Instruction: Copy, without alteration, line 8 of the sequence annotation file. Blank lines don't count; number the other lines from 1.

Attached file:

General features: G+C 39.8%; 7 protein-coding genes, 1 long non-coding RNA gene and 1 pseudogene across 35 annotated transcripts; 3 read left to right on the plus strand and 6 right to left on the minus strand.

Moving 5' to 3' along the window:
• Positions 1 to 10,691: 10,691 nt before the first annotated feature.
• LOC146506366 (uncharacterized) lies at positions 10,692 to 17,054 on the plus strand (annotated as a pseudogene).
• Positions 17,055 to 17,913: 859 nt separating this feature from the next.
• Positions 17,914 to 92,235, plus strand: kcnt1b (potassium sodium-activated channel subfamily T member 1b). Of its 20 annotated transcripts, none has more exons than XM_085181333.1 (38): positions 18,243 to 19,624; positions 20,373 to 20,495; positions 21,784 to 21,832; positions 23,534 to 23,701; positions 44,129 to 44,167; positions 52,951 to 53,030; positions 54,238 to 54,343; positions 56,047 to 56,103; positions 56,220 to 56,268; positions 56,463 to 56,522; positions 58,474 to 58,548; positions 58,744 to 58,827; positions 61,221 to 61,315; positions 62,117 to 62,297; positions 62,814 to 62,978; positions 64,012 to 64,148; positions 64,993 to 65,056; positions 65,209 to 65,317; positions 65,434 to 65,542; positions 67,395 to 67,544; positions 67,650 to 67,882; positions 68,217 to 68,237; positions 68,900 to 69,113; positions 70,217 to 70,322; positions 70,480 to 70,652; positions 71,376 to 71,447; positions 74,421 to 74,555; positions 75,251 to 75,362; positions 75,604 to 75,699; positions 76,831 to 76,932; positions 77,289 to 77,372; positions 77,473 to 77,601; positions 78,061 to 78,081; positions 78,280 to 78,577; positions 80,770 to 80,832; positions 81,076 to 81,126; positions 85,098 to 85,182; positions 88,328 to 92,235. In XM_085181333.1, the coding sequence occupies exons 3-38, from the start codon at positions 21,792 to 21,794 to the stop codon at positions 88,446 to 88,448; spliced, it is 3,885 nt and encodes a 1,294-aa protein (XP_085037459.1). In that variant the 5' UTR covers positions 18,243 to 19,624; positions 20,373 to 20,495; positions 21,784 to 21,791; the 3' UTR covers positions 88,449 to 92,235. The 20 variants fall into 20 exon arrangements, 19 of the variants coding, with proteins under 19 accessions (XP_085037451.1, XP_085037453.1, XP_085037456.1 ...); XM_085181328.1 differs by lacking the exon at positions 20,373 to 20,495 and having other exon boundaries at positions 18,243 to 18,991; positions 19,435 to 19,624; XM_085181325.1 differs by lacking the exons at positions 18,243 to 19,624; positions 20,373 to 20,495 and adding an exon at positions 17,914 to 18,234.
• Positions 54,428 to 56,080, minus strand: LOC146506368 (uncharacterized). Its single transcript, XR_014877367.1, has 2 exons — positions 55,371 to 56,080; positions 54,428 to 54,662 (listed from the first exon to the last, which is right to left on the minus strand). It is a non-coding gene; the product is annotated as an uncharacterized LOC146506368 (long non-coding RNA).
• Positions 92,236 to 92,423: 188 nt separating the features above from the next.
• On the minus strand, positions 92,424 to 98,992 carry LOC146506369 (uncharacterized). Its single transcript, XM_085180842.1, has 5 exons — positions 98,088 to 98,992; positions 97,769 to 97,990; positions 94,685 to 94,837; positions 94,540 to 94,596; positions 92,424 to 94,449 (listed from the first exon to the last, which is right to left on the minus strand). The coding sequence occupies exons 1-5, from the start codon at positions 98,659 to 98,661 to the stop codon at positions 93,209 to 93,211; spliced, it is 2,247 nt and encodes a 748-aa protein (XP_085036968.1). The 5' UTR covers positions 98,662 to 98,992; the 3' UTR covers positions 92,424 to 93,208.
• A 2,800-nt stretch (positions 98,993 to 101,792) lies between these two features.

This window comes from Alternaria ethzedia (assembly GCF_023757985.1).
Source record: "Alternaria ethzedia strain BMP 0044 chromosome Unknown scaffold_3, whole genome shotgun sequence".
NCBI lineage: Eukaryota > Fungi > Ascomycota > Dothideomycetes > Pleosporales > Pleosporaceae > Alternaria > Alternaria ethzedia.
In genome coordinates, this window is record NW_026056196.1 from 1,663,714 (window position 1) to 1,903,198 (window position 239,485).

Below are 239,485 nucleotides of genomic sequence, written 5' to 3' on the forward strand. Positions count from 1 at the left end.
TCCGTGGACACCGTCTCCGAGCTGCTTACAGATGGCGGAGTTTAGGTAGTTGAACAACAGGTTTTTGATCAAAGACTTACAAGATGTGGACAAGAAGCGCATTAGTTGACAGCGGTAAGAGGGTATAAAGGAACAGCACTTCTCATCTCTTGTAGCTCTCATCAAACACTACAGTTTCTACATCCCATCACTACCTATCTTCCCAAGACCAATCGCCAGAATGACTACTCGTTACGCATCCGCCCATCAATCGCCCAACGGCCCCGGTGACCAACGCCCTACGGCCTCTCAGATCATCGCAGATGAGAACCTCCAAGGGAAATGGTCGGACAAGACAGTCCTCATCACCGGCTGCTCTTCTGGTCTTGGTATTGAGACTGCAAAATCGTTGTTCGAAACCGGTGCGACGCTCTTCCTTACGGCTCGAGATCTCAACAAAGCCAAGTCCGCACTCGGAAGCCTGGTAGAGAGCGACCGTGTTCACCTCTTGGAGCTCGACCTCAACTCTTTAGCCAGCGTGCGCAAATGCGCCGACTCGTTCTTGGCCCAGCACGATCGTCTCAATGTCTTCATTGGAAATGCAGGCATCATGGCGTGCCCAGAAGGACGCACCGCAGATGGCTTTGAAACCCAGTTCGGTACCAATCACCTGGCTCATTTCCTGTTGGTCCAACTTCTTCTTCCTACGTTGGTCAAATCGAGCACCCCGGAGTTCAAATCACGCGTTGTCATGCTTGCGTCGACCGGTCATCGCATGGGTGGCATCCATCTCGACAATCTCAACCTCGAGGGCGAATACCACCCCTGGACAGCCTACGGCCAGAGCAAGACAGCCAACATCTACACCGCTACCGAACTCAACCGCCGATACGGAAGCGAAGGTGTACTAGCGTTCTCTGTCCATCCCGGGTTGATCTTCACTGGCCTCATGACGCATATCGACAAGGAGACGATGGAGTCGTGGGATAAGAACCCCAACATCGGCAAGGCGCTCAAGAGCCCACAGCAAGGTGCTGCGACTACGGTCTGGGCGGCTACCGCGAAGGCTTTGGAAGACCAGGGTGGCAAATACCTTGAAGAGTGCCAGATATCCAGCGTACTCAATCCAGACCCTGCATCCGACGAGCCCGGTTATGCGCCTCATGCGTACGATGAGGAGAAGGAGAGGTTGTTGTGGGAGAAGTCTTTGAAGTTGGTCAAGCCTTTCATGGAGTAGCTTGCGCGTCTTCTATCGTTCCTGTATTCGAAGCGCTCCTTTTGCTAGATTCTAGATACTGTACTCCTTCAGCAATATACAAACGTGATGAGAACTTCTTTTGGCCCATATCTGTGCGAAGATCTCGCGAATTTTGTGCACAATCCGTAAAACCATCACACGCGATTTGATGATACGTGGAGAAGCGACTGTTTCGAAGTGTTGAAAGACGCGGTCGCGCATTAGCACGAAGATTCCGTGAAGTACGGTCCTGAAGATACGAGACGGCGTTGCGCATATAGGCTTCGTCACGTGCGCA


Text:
• Positions 92,236 to 92,423: 188 nt separating the features above from the next.